Tuesday, August 25, 2009

Songs to Light Me Up

In the spirit of endless Facebook lists, I offer some songs that have always stuck with me.

Why not?

Funky Sexy
-Son of a Preacher Man, Dusty Springfield
I always liked this infectious tune, but when I fell desperately in love with a bisexual preacher's son in 1996, the song was burned into my brain forever. I soon had a note to self, however: Don't fall in love with bisexual preacher's kids. :)

-Closer, Nine Inch Nails
So yeah, this is not exactly a subtle number from Trent Reznor, but I dare anyone who is in a randy mood to hear this and not get caught up in its hypnotic, debauchery-inducing spell. This became the theme of what came to be known as the Dionysus parties in my college years. No explanation needed.

-Criminal, Fiona Apple
The opening lyric sets the tone. "I've been a bad, bad, girl. I've been careless with a delicate man." Brilliant. Fiona may be a bit nuts - but this debut album was truly amazing...her talent and soul cannot be denied.

Darling Nikki, Prince
I was pretty young when the Purple Rain album came out, but my parents loved it and so it played on an endless loop in our house. And as a pubescent boy, this particular track was not lost on me - even if it didn't reflect my eventual persuasion. And Prince?...genius. Truly.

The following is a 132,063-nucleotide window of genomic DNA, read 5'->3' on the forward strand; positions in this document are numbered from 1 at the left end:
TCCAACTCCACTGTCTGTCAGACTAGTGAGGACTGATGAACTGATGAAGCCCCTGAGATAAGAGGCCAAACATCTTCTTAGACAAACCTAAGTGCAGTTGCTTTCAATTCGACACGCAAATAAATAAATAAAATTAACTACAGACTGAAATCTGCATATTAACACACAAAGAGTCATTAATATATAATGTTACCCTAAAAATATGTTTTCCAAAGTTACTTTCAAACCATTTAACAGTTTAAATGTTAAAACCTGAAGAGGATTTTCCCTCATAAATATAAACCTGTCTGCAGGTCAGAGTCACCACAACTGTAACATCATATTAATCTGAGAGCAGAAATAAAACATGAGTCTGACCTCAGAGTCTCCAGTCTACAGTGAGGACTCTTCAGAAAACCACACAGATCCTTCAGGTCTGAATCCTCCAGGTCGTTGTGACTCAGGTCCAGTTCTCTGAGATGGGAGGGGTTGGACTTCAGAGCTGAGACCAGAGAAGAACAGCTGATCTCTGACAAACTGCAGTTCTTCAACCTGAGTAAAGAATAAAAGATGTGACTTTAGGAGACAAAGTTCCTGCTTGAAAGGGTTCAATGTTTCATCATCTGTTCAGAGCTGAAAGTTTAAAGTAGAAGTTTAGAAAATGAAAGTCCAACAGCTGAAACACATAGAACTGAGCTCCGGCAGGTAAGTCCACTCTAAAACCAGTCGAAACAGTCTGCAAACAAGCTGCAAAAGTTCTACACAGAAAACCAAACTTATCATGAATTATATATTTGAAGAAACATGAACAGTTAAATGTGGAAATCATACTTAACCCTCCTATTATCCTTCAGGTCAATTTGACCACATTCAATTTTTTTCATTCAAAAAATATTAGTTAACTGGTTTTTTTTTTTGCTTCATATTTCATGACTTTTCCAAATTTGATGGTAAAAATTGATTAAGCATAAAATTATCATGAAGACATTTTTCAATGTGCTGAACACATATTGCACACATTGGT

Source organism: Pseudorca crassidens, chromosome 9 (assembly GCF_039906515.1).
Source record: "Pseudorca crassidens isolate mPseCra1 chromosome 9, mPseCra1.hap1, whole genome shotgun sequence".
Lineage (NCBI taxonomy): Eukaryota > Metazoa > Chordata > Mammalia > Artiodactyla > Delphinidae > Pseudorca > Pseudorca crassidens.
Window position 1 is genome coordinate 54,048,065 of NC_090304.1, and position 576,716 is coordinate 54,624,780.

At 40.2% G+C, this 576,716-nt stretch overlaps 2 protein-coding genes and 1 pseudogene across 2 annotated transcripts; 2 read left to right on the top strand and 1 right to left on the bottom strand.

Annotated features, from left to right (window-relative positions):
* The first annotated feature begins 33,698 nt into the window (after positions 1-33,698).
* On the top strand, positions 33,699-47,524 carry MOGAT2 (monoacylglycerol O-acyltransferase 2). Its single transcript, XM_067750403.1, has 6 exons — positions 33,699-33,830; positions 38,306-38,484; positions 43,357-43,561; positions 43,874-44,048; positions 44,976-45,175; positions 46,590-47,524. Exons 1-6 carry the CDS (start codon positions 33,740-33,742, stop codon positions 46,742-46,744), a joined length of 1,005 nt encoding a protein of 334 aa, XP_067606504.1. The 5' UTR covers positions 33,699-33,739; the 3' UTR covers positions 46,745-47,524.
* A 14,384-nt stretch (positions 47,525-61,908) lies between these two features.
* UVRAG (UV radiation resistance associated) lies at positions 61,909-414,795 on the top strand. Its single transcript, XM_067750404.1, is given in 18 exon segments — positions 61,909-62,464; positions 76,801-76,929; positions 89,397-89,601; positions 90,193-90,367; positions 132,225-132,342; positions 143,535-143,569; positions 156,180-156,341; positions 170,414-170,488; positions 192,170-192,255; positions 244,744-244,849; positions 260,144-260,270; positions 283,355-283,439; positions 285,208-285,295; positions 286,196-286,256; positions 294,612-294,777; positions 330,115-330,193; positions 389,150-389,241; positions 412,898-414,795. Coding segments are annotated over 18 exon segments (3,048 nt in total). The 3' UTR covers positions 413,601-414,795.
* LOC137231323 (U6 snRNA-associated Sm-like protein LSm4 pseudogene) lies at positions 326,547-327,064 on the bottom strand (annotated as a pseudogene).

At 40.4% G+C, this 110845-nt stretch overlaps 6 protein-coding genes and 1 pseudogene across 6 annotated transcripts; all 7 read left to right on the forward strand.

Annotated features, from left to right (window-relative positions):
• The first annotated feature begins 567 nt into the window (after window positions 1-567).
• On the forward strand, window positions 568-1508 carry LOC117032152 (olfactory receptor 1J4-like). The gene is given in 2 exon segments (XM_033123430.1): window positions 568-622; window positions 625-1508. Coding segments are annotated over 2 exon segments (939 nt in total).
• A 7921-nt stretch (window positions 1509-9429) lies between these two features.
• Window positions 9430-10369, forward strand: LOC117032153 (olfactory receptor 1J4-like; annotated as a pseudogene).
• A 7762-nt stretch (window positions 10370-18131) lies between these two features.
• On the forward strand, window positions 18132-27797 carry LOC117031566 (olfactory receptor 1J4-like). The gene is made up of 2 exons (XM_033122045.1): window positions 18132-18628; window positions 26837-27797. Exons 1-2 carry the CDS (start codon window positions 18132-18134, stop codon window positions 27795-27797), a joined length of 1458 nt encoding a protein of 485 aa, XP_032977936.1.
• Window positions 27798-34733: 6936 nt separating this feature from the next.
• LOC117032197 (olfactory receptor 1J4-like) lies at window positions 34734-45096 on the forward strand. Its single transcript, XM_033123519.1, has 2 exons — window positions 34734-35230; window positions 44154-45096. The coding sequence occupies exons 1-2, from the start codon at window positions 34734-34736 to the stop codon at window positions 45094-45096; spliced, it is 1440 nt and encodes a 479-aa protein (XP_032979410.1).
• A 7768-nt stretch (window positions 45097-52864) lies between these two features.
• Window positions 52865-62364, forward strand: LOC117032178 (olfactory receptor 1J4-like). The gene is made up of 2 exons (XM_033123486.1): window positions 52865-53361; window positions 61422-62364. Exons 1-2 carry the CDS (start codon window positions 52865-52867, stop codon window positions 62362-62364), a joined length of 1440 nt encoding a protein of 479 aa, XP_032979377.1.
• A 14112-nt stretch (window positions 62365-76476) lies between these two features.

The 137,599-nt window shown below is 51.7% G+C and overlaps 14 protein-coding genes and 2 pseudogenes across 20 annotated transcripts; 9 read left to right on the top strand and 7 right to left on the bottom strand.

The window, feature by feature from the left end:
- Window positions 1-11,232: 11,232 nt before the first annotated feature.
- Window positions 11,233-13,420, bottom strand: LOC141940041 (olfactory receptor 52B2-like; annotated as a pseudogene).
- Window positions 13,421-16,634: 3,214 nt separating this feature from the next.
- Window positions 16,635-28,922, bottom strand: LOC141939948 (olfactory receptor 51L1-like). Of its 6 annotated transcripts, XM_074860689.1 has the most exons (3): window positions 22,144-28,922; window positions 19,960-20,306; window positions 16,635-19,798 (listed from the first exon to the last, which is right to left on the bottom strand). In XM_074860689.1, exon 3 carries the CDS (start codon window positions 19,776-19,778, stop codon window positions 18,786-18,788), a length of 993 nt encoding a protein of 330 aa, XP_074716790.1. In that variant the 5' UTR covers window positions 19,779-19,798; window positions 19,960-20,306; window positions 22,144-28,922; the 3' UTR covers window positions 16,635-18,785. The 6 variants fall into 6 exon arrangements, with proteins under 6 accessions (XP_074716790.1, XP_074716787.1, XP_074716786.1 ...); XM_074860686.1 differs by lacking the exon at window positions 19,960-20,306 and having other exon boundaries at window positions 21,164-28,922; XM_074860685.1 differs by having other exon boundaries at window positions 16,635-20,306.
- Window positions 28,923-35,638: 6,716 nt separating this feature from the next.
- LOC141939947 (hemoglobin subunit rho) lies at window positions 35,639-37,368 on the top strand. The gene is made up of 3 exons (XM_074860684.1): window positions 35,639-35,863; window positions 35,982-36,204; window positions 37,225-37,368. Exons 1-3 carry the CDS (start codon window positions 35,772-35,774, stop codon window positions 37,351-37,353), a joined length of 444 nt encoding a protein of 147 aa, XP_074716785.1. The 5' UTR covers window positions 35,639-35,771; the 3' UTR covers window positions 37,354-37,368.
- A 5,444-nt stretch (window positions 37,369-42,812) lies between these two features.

Funkier Than a Mosquito's Tweeter, Ike and Tina Turner
I am not sure, but I think this was the flip side of the 45 we had of Proud Mary. I know that it got played a lot before I was five. And I know that I used to shake my butt to it in my diaper. Later, I came to find it completely humorous for its sexy-silly euphemisms. Nikka Costa did a GREAT cover of the song on her album: Can'tneverdidnothin'

Smiles and Movin' Feet
-Chains of Love, Erasure
Bubble gum dance music at its best - and with a message. In an era plagued by overt homophobia along with AIDS deaths and thousands of deaths now known to be attributed to AZT poisoning, this gay anthem was a perfect antidote to a difficult reality. Together we'll break these chains indeed!

-Love Shack, B52s
Sadly, this song has almost worn out its welcome. Overplayed at weddings and the like. But I heard it again the other day and was able to travel back to high school when it came out... everyone running to the dance floor to celebrate youth and friendship. Some say the Cosmic Thing album was their "sell out" - I think it's great they crossed over and kept their unique brand of harmonies and humor.

-You Spin Me Round, Dead or Alive
This may be one of the best dance songs ever recorded. But to enjoy it, one must abandon all sense of good taste and dive into high club kid drama. It's in that sugar coated drug induced neon state that the operatic vocals and psycho-synth arpeggios can be fully appreciated. And what other song has a veritable Tarzan call as its signature?

-Express Yourself, Madonna
I must clarify that though I can still groove to the more electric version of this song as heard on the Immaculate Collection, it is the more acoustic, big band version on Like a Prayer that really stands out. Until this point, I had no interest in the material girl - but this call for independent thinking rang true to a gay kid just discovering theatre in 1989. And those backing vocals! Love it. And let's remember that now famous director David Fincher shot the video along with Vogue.